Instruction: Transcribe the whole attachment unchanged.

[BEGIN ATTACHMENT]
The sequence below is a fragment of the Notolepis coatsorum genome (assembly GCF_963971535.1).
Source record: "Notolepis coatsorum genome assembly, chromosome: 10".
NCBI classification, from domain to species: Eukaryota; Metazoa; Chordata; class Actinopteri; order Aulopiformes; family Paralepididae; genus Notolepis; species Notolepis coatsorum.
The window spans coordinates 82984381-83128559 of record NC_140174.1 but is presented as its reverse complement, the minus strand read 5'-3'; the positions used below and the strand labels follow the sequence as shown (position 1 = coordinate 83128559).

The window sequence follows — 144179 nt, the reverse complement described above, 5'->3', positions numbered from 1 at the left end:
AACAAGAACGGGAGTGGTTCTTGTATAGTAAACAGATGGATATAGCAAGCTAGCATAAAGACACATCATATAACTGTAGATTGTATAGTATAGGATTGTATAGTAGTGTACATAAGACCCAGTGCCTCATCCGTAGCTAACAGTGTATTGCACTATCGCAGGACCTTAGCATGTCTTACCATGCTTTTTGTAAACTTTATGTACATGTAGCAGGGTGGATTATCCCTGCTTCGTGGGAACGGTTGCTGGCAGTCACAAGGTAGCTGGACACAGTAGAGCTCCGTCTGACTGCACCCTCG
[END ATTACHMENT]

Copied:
The sequence below is a fragment of the Notolepis coatsorum genome (assembly GCF_963971535.1).
Source record: "Notolepis coatsorum genome assembly, chromosome: 10".
NCBI classification, from domain to species: Eukaryota; Metazoa; Chordata; class Actinopteri; order Aulopiformes; family Paralepididae; genus Notolepis; species Notolepis coatsorum.
The window spans coordinates 82984381-83128559 of record NC_140174.1 but is presented as its reverse complement, the minus strand read 5'-3'; the positions used below and the strand labels follow the sequence as shown (position 1 = coordinate 83128559).

The window sequence follows — 144179 nt, the reverse complement described above, 5'->3', positions numbered from 1 at the left end:
AACAAGAACGGGAGTGGTTCTTGTATAGTAAACAGATGGATATAGCAAGCTAGCATAAAGACACATCATATAACTGTAGATTGTATAGTATAGGATTGTATAGTAGTGTACATAAGACCCAGTGCCTCATCCGTAGCTAACAGTGTATTGCACTATCGCAGGACCTTAGCATGTCTTACCATGCTTTTTGTAAACTTTATGTACATGTAGCAGGGTGGATTATCCCTGCTTCGTGGGAACGGTTGCTGGCAGTCACAAGGTAGCTGGACACAGTAGAGCTCCGTCTGACTGCACCCTCG